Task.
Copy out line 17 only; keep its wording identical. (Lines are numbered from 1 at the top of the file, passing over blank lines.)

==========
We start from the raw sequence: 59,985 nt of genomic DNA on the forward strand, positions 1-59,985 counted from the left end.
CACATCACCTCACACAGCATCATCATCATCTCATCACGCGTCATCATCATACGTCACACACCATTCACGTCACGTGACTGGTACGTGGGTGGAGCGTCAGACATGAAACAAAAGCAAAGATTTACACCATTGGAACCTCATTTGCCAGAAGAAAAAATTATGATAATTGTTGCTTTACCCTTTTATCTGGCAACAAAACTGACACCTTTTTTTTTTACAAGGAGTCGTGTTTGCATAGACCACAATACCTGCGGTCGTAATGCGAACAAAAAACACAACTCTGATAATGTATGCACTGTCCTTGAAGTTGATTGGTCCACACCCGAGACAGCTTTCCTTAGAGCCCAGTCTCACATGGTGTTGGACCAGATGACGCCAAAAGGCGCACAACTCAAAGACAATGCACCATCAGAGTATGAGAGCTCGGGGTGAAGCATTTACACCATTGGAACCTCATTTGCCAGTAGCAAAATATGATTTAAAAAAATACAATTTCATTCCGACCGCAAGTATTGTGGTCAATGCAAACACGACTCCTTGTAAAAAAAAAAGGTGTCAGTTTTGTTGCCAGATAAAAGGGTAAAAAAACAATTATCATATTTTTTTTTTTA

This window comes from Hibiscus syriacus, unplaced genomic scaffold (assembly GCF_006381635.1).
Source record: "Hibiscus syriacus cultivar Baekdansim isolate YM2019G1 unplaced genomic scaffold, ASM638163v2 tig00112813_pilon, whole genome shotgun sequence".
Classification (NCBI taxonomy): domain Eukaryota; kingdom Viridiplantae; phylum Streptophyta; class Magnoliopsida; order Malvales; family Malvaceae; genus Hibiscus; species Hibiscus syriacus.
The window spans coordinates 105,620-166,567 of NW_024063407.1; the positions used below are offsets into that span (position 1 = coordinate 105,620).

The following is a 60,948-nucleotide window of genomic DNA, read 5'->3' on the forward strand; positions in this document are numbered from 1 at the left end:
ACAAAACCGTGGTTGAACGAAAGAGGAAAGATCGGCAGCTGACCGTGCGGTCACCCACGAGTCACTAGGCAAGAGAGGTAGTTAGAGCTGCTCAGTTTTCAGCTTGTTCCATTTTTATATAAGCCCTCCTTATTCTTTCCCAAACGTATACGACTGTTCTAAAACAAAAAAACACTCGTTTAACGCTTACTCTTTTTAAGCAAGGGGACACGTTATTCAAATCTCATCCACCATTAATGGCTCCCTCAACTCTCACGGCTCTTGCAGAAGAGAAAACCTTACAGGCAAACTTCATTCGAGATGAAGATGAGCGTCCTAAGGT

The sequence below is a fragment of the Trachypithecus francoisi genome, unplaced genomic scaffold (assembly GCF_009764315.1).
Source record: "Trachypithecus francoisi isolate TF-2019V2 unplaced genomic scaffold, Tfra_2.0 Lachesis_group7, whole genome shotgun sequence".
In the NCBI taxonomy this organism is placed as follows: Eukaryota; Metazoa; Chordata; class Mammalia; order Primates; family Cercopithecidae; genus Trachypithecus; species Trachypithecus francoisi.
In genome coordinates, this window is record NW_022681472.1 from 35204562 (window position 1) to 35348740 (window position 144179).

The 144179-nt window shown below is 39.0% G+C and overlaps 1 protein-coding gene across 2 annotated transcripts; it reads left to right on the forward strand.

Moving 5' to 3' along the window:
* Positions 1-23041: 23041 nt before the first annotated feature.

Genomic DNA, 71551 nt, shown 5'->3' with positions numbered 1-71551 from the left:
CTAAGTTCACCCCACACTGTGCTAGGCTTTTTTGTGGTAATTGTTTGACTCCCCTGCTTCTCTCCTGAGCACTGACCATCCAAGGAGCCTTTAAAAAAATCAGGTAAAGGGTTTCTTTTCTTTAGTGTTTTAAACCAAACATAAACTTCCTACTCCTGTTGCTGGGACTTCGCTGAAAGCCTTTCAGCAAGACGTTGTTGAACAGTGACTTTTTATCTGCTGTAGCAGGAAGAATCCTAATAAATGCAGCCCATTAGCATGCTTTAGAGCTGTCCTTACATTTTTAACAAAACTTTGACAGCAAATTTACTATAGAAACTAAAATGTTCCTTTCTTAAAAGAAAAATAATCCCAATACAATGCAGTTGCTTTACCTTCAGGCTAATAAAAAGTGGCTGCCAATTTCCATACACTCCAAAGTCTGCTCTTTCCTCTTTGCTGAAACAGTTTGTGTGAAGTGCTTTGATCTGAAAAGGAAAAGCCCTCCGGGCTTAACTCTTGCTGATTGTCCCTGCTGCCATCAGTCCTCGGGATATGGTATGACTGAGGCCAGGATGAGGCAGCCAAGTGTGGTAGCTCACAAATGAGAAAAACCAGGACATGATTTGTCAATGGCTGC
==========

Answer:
CTAAGTTCACCCCACACTGTGCTAGGCTTTTTTGTGGTAATTGTTTGACTCCCCTGCTTCTCTCCTGAGCACTGACCATCCAAGGAGCCTTTAAAAAAATCAGGTAAAGGGTTTCTTTTCTTTAGTGTTTTAAACCAAACATAAACTTCCTACTCCTGTTGCTGGGACTTCGCTGAAAGCCTTTCAGCAAGACGTTGTTGAACAGTGACTTTTTATCTGCTGTAGCAGGAAGAATCCTAATAAATGCAGCCCATTAGCATGCTTTAGAGCTGTCCTTACATTTTTAACAAAACTTTGACAGCAAATTTACTATAGAAACTAAAATGTTCCTTTCTTAAAAGAAAAATAATCCCAATACAATGCAGTTGCTTTACCTTCAGGCTAATAAAAAGTGGCTGCCAATTTCCATACACTCCAAAGTCTGCTCTTTCCTCTTTGCTGAAACAGTTTGTGTGAAGTGCTTTGATCTGAAAAGGAAAAGCCCTCCGGGCTTAACTCTTGCTGATTGTCCCTGCTGCCATCAGTCCTCGGGATATGGTATGACTGAGGCCAGGATGAGGCAGCCAAGTGTGGTAGCTCACAAATGAGAAAAACCAGGACATGATTTGTCAATGGCTGC